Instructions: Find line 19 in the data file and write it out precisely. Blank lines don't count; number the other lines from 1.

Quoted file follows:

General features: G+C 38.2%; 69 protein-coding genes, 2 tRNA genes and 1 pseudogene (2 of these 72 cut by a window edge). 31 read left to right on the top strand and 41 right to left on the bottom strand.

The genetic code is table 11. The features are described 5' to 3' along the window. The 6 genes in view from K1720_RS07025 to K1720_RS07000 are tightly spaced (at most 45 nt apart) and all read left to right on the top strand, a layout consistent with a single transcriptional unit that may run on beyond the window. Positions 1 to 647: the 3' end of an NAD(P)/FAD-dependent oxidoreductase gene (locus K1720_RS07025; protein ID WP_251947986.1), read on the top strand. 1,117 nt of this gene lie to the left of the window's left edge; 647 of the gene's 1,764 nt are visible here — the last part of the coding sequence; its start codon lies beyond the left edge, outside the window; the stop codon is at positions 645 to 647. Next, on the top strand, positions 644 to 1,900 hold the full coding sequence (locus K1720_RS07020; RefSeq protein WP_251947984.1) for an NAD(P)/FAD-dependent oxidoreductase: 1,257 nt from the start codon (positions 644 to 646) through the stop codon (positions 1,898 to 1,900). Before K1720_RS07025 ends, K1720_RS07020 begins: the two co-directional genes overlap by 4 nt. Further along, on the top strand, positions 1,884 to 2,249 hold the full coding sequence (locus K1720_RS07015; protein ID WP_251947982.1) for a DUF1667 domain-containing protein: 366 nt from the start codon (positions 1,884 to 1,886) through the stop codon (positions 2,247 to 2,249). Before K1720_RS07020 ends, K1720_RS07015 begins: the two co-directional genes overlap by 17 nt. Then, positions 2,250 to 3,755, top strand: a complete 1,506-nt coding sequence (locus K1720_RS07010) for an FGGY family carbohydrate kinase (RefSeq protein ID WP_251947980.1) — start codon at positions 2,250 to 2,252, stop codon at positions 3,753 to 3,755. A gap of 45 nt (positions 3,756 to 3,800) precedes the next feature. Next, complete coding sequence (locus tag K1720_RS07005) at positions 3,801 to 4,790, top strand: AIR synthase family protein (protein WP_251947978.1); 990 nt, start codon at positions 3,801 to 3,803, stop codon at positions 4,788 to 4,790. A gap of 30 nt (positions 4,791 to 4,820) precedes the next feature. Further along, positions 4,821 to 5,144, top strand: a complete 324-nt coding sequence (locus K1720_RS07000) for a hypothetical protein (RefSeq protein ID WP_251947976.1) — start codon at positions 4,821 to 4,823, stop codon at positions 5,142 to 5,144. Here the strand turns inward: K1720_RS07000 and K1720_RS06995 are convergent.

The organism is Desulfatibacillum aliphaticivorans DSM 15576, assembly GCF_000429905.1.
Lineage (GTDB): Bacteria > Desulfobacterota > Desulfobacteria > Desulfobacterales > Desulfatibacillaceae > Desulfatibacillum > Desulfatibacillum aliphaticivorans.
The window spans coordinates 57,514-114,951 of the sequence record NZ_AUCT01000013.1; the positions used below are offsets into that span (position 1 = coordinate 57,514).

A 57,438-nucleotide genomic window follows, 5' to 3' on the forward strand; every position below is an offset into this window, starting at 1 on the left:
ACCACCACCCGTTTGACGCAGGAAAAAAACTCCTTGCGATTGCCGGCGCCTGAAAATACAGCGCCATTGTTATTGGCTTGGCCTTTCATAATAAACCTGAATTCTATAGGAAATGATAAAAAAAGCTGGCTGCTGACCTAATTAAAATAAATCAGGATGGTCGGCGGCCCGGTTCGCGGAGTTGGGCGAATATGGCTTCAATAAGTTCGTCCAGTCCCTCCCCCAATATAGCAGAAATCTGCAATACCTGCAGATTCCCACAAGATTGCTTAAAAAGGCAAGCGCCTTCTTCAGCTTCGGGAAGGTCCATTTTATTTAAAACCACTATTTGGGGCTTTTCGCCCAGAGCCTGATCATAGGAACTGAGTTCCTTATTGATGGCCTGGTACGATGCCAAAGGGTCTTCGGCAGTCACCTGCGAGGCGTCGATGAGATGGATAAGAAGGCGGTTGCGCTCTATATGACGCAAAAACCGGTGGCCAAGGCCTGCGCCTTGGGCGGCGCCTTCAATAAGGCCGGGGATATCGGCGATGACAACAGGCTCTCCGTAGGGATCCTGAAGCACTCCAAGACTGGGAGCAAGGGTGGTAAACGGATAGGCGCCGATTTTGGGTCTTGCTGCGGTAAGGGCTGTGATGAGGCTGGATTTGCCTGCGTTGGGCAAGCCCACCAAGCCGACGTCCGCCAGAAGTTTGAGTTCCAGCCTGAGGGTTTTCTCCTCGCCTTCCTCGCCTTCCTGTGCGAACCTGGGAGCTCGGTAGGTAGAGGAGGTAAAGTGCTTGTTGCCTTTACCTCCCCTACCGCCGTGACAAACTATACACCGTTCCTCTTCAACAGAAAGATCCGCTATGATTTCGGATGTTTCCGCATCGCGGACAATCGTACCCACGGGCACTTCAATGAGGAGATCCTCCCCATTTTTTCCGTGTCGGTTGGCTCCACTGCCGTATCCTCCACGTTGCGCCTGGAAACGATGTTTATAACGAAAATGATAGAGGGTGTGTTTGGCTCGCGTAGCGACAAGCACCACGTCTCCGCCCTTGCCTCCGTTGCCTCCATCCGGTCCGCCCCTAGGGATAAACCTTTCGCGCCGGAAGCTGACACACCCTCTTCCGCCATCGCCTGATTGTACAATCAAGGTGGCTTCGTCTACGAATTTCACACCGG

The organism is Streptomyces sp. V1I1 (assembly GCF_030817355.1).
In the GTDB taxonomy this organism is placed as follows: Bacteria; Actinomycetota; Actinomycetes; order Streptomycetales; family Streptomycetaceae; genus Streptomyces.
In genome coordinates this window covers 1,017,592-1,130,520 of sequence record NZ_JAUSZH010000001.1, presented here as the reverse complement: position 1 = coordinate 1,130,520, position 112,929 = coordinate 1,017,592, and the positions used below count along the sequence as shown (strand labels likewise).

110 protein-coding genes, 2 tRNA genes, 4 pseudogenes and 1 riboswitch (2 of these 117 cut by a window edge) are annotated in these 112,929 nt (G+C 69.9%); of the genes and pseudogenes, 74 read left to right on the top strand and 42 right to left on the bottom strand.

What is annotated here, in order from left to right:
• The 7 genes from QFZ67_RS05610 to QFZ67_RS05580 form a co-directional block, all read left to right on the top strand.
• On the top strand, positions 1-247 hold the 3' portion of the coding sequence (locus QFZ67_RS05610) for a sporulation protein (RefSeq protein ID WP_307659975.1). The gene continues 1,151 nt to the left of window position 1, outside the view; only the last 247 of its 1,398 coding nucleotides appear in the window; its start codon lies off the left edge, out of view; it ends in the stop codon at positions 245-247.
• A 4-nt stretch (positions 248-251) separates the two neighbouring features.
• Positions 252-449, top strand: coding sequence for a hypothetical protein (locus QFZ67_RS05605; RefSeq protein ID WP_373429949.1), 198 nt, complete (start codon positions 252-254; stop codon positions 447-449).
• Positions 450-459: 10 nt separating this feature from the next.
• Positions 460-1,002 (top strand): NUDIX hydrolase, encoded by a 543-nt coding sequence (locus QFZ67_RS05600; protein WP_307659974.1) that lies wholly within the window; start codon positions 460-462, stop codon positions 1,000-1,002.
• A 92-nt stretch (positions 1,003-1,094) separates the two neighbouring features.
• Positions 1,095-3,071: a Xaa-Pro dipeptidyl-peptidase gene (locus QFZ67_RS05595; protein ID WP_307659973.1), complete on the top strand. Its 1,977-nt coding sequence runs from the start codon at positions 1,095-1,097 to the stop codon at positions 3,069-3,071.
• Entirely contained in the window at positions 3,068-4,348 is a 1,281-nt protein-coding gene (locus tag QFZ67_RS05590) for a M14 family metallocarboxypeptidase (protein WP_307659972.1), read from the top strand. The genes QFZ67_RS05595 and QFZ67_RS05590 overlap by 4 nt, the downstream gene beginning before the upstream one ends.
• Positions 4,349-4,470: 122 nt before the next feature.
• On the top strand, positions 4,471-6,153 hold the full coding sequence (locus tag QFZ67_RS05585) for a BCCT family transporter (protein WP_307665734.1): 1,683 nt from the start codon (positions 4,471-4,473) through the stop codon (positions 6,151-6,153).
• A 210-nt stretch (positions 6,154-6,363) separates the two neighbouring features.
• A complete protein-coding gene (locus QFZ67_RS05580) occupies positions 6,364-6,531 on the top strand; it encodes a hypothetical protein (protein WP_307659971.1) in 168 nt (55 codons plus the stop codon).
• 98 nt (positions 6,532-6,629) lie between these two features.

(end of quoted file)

• A 92-nt stretch (positions 1,003-1,094) separates the two neighbouring features.